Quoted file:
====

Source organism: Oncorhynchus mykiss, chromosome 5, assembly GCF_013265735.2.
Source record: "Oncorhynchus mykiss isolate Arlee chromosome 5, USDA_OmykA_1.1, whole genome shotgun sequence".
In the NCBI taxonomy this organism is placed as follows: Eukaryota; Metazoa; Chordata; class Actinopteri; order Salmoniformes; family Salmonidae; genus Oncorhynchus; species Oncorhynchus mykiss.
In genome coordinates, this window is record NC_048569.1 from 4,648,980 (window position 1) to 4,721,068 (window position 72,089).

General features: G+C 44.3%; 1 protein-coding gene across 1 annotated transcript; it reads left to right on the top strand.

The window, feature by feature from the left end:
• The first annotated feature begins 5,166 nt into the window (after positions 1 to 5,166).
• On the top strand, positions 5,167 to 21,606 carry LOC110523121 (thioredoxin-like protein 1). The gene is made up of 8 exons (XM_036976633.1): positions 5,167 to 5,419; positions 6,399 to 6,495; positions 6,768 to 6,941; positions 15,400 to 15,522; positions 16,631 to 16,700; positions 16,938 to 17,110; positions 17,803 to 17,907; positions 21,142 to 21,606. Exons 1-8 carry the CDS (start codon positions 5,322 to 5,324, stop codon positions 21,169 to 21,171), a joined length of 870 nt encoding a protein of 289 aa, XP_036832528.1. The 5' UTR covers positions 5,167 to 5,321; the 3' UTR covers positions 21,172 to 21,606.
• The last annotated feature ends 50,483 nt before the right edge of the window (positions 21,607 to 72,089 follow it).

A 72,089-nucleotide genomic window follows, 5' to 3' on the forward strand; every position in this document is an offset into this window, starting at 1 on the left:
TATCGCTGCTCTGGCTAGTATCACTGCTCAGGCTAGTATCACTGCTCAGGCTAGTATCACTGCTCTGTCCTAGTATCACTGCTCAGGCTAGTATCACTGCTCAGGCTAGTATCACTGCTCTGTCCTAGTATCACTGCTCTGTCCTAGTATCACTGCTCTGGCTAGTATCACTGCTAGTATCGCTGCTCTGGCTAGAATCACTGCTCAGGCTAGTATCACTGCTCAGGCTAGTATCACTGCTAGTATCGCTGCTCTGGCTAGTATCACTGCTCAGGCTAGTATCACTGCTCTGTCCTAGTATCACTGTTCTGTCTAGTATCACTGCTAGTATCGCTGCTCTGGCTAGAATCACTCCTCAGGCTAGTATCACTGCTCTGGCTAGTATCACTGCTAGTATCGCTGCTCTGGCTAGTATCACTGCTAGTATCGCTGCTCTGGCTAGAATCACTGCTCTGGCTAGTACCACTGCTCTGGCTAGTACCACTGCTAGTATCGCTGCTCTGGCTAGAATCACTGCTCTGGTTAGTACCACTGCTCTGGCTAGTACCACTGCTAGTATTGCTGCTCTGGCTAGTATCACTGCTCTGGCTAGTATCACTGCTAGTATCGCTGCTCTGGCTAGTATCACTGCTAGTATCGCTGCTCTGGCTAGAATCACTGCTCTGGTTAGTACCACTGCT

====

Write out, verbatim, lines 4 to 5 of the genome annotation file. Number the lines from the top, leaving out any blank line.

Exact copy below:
In genome coordinates, this window is record NC_048569.1 from 4,648,980 (window position 1) to 4,721,068 (window position 72,089).

General features: G+C 44.3%; 1 protein-coding gene across 1 annotated transcript; it reads left to right on the top strand.